Kitco Radio – Thu 28 Jul, 2011

Al & James Turk on Gold & Silver Surge

Al Korelin and James Turk discuss the recent surge in Gold and Silver prices, as well as the future of the precious metals market in relation to the current global financial crisis.

James Turk has specialised in international banking, finance and investments since graduating in 1969 from George Washington University with a B.A. degree in International Economics.

James Turk has written several essays and numerous articles on money and banking, much of which can be found on his Free Gold Money Report website. He is the co-author of The Coming Collapse of the Dollar (Doubleday 2004), which has been updated for a paperback version entitled The Collapse of the Dollar.

James founded GoldMoney together with his son Geoff Turk in 2001.

To learn more visit:

Al KorelinJames Turk

  1. On July 28, 2011 at 2:34 pm,
    Larry says:

    Al, you tend to be on the short side of what would be a reasonable level of ownership as an investment and hedge. My view is as we go higher and higher with Gold and Silver it demonstrates that the pushers of gold and silver being in a bubble are being proven wrong. This tends to deflate the fear factor and for certain the US market for precious metals has a long ways to go with ownership as an asset class less than 6 tenths of 1%. That is the astounding figure that is frequently left out of the equation. Foresure their will be ups an downs before this bull market is over but thier will be a lot more high highs than low lows.

    • On July 28, 2011 at 5:02 pm,
      Al Korelin says:


      I am starting to agree with you.

      Big Al

  2. On July 28, 2011 at 8:32 pm,
    Gundhi says:

    James Turk is always great to listen to if one is about to worry about one’s PM related investments. His smooth perma bullishness is great if it keeps anyone from selling when they should not. But unlike Trader Rog, during second half of April, James Turk was notably silent about toppiness and the coming correction. I think I’ve made up my mind on whose comment is more valuable if one likes to also take advantage of short- or mid-term moves.

    • On July 29, 2011 at 2:52 pm,
      silverbug (Dave) says:

      I agree – James Turk is the voice of calm for goldbugs with frayed nerves. It just shows how paranoid we goldbugs are that we are worried right now as gold sliced through 1600 an is making new highs every other day. Maybe it’s a sign that the price is not in a bubble yet. Soros’ “ultimate bubble is gold” phrase coming true(ultimate perhaps meaning “final” and/or “greatest” may still be a way off.

      • On July 29, 2011 at 2:58 pm,
        silverbug (Dave) says:

        However, I do think that James Turk as a perma-bull and unrepentant goldbug has been over-optimistic on the gold price in the past, like in 2008 when he called for $1500 that year and the price got to $1030 before creashing n the credit cruch to under $700 for a while. Was he looking for$1800 this Spring? I can’t recall clearly. Anyway, if he has been premature on timing, he was right on price with $1500, because we are now at $1600. Note also that we had £1000 in Sterling for gold a couple of weeks ago and we are very close to that now. That is somewhat historic because in the past, Stering was the reserve currency and gold Sovereigns representing 1 pound sterling were 0.2354 oz of gold and were minted on every inhabited continent of the world. Now £1is worth 1/1000 oz Au. That’s progress?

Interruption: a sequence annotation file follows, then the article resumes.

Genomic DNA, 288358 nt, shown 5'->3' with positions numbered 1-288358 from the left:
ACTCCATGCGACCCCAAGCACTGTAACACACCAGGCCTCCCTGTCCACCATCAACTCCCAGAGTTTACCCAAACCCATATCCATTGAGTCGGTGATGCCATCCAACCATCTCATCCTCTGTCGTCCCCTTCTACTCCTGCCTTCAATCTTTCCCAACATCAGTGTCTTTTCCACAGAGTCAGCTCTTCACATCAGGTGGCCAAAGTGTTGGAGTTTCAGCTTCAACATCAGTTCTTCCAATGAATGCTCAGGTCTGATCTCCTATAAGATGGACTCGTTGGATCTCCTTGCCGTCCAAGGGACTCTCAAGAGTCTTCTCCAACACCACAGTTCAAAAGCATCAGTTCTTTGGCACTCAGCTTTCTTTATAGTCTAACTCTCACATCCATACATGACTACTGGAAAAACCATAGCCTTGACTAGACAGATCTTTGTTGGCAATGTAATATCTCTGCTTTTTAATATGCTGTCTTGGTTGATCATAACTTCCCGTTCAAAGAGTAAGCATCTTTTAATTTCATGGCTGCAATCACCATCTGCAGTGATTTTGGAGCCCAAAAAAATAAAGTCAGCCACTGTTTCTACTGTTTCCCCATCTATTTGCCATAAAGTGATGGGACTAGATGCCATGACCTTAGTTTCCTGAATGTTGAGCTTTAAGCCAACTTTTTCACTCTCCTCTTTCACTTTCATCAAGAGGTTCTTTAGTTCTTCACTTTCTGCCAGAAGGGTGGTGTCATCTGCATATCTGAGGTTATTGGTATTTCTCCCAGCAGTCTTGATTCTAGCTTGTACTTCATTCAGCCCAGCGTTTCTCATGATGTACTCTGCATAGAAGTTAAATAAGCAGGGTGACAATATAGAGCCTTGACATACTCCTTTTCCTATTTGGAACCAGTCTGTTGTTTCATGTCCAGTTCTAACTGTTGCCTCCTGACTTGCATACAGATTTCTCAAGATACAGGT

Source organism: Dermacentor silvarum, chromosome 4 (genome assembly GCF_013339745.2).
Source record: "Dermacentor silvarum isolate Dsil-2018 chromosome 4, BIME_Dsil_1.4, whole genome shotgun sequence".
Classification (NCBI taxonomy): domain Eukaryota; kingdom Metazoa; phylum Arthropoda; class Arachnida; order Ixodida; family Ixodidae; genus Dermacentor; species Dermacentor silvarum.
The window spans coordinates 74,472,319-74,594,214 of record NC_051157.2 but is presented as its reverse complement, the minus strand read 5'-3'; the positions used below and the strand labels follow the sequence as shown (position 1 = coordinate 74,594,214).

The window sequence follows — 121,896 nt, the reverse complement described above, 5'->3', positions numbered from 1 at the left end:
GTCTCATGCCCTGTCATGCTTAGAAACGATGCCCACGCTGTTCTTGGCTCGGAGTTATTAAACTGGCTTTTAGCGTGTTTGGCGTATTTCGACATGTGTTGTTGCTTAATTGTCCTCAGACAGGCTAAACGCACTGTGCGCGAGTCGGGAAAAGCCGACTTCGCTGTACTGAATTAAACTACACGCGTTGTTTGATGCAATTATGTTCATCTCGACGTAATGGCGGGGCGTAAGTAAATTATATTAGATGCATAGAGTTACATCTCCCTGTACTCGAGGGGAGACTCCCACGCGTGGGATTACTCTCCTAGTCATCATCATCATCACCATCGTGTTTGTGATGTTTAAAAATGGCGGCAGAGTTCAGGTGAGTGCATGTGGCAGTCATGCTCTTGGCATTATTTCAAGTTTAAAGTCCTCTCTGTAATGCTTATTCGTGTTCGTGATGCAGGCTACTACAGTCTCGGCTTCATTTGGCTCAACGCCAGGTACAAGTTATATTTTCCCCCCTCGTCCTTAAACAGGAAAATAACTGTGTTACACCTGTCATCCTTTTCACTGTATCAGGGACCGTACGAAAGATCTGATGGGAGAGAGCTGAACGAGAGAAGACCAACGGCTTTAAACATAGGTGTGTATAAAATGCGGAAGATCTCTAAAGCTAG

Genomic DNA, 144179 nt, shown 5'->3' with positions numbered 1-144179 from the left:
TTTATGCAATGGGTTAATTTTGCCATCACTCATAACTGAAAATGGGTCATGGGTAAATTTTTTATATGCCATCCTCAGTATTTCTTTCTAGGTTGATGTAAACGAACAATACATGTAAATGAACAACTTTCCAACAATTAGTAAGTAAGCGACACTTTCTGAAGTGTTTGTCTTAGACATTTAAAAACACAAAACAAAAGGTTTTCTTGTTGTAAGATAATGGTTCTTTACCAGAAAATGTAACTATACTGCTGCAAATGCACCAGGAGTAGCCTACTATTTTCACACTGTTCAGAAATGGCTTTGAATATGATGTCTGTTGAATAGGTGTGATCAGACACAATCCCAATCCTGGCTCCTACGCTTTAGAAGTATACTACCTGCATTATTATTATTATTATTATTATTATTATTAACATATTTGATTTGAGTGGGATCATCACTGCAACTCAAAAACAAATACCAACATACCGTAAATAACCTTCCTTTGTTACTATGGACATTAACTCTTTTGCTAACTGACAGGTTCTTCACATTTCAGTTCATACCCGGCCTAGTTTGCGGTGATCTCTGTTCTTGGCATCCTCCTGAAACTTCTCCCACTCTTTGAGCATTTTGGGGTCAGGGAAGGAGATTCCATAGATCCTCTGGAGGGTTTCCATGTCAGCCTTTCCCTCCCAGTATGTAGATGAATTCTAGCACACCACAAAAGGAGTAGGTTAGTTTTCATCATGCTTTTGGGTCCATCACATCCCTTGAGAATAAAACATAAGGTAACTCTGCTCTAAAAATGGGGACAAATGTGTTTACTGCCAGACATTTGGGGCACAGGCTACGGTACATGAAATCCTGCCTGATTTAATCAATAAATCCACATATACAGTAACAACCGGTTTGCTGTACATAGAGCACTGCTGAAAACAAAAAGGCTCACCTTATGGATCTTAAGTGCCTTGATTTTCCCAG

3. On July 29, 2011 at 3:09 pm,
    silverbug (Dave) says:

    James Turk did not mention if he thought there might be a smack down in gold if they announce a sweet deal on the debt ceiling after all the hysteria and posturing. However, an increase in the debt ceiling shows bad management of the USA’s finances and is bullish news for gold surely in the longer term. The USA has no intnention to repay any of the pincipal of its debt. The annual deficit of $1.7 trillion on $14 trillion or so worth of debt is over 10%. It takes about 12% inflation to erode the value of that principal each year. Since 14T+ debt is unpayable already, inflation of 10%+ is essential to make it even more unpayable and the US not creditworthy. The bondholders have to take that haircut in currency depreciation as an implicit default even if there is not an explicit default. The debt will I guess go to $16, $18, $20 trillion, etc. Even under Bush a few years ago I recall the debt at $6 trillion (equal to the number of miles from here to the nearest star). It will soon be 3 times that, given a couple more years. There is no intention even to balance the budget, let alone pay back any of the principal on this debt. Same here in the UK. Budget surpluses are unlikely to occur n the western workd until there is a financial collapse.

    This debt ceiling farce and nonsense in the USA is a clear sign of bad management of the country. If a company’s board of directors behaved like that, would you buy its shares?

  4. On July 30, 2011 at 12:51 pm,
    Bradford says:

    I disagree with Mr. Turk that the historic ratio is 16 to 1. Between 1930-1945 Silver averaged $0.50, gold was fixed either at $30 an oz. Since silver was free traded it should have moved to approximately $2.00.
    Between 1951-1965 silver averaged $1.00 while gold was fixed at $35 an oz.

    The 16 to 1 ratio comes from the coin act of late 1800s. The US geologic survey says in the crust there is about 18.75 oz of silver for every oz of gold, however, other long time chemistry sources peg it closer to 30 to 1.